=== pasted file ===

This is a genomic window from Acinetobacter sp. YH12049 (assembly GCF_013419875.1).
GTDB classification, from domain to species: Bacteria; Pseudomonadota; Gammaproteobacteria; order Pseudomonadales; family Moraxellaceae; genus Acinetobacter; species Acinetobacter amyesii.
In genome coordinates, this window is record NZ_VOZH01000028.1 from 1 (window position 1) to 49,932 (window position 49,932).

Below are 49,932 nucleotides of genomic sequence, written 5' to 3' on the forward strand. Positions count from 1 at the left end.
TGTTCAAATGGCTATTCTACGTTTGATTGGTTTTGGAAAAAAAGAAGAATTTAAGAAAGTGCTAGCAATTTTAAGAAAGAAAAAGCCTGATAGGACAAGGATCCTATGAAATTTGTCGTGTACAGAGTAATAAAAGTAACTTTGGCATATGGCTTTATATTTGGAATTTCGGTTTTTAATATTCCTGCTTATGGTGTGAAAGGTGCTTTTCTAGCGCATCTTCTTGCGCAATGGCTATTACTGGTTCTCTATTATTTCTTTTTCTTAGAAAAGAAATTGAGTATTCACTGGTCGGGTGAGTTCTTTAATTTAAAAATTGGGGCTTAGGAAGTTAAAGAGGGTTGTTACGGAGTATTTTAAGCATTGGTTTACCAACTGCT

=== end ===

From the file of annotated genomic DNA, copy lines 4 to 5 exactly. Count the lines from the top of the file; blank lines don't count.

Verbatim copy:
Below are 49,932 nucleotides of genomic sequence, written 5' to 3' on the forward strand. Positions count from 1 at the left end.
TGTTCAAATGGCTATTCTACGTTTGATTGGTTTTGGAAAAAAAGAAGAATTTAAGAAAGTGCTAGCAATTTTAAGAAAGAAAAAGCCTGATAGGACAAGGATCCTATGAAATTTGTCGTGTACAGAGTAATAAAAGTAACTTTGGCATATGGCTTTATATTTGGAATTTCGGTTTTTAATATTCCTGCTTATGGTGTGAAAGGTGCTTTTCTAGCGCATCTTCTTGCGCAATGGCTATTACTGGTTCTCTATTATTTCTTTTTCTTAGAAAAGAAATTGAGTATTCACTGGTCGGGTGAGTTCTTTAATTTAAAAATTGGGGCTTAGGAAGTTAAAGAGGGTTGTTACGGAGTATTTTAAGCATTGGTTTACCAACTGCT